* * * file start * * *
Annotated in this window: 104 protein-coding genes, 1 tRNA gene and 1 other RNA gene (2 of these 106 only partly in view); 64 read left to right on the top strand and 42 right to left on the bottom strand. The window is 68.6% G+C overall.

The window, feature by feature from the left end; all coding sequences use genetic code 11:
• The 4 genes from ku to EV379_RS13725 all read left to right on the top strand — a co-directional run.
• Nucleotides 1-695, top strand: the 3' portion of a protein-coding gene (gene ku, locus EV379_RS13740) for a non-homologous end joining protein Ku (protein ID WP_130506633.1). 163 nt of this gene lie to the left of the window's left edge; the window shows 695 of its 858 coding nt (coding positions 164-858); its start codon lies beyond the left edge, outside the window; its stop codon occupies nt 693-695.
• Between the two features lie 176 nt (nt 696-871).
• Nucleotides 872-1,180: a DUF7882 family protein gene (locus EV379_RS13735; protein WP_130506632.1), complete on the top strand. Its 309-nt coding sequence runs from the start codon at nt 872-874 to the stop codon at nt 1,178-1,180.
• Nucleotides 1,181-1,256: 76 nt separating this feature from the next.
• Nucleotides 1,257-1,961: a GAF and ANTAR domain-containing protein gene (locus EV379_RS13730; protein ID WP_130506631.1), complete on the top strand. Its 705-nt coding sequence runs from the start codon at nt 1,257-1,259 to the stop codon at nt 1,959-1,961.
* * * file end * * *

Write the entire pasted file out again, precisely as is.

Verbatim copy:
Annotated in this window: 104 protein-coding genes, 1 tRNA gene and 1 other RNA gene (2 of these 106 only partly in view); 64 read left to right on the top strand and 42 right to left on the bottom strand. The window is 68.6% G+C overall.

The window, feature by feature from the left end; all coding sequences use genetic code 11:
• The 4 genes from ku to EV379_RS13725 all read left to right on the top strand — a co-directional run.
• Nucleotides 1-695, top strand: the 3' portion of a protein-coding gene (gene ku, locus EV379_RS13740) for a non-homologous end joining protein Ku (protein ID WP_130506633.1). 163 nt of this gene lie to the left of the window's left edge; the window shows 695 of its 858 coding nt (coding positions 164-858); its start codon lies beyond the left edge, outside the window; its stop codon occupies nt 693-695.
• Between the two features lie 176 nt (nt 696-871).
• Nucleotides 872-1,180: a DUF7882 family protein gene (locus EV379_RS13735; protein WP_130506632.1), complete on the top strand. Its 309-nt coding sequence runs from the start codon at nt 872-874 to the stop codon at nt 1,178-1,180.
• Nucleotides 1,181-1,256: 76 nt separating this feature from the next.
• Nucleotides 1,257-1,961: a GAF and ANTAR domain-containing protein gene (locus EV379_RS13730; protein ID WP_130506631.1), complete on the top strand. Its 705-nt coding sequence runs from the start codon at nt 1,257-1,259 to the stop codon at nt 1,959-1,961.